Not much has been happening on the farm, except for snow, snow and more snow. By late January, we had about
3 feet of it. The whole place looks like a World War I trench system, as there are literally trenches dug all over the
place that allow us to get to the chickens, goats, sheds, and wood piles. I also got quite a bit of practice snow
plowing our street.
My plow set-up is a John Deere 2320 equipped with a Frontier RB2072 rear grading blade and iMatch quick
connect system. I have gotten quite good at plowing since I live on a "class 6" road, which means the town
considers it abandoned and won't plow it, although I do still pay the taxes for it. Anyway, I found it difficult
to plow with the bucket, so I needed a blade. The front plow with hydraulics cost about $1,800. Since I am
cheap, I bought the rear grader blade for $650. It does a pretty good job as you can see in the video. The
drawbacks are with a rear blade, you need to drive through the snow first, so this limits the depth of snow
you can tackle, (although you can push some of it away with the FEL bucket). Also, it doesn't raise very
high, so sometimes if you go in a ditch the blade digs in and prevents you from backing up.. so you need to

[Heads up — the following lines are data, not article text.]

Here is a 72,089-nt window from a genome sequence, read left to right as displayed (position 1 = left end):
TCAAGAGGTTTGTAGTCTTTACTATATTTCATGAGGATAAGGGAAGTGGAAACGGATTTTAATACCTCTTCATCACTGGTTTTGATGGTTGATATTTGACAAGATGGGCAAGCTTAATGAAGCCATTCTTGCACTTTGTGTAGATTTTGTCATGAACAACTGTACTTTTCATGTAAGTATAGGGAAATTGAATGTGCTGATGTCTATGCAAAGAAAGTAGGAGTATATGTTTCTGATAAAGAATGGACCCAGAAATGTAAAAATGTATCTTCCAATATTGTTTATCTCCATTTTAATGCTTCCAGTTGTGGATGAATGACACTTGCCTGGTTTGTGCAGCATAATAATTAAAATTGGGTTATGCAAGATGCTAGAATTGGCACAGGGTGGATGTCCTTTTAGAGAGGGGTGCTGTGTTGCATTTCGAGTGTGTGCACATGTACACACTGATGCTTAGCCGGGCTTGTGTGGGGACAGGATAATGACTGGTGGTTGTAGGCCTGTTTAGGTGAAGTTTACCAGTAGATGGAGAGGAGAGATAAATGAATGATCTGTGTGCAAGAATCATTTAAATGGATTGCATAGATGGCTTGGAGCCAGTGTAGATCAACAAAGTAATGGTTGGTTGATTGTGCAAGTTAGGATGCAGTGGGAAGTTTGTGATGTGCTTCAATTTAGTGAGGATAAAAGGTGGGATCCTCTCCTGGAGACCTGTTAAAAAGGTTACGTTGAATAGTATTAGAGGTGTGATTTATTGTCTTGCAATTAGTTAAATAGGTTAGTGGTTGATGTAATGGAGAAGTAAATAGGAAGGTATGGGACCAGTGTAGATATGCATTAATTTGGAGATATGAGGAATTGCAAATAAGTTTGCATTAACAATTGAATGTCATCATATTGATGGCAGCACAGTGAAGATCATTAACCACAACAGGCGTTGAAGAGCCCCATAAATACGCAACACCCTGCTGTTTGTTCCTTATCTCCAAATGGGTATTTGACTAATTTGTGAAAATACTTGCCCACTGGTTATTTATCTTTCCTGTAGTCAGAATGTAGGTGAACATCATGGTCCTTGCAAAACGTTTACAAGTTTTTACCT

drop the blade, move it then back out (the iMatch quick connect is a huge plus here). The rear blade
however, can do double duty in the summer pushing soil around the garden and will help spread gravel
also. All in all, I am happy with this set-up for snow removal, but the rear blade does have limitations as
compared to a front plow.
I also underestimated how much water 8 goats will drink. I had a 300 gallon Rubbermaid stock tank, these guys
would empty (some evaporates?) in a month. Since my hoses are all frozen solid, this is a big pain. So I bought
another 150 gallon stock tank to increase capacity. So, I bring the hoses in (200 feet), melt them next to the wood
stove and then fill up with 450 gallons of water. I use a 1250 watt floating heater to keep them (one at a time) ice
Now, this is why I built the chicken coop like a battleship. I estimate it has close to 2,000 pounds of ice and snow
on the roof. Maybe in Arkansas you can get away with a couple two by fours, and a sheet of plywood, but in New
Hampshire you need to build to carry a heavy snow load. This won't melt until late March.
My "Shelter Logic" brand "Garage in Box," is not so lucky. Despite the fact, I am constantly knocking the snow
off of it, it has developed a noticeable lean...... I just hope I can get a couple winters out of this before it collapses.
Other than that everybody is just waiting for Spring!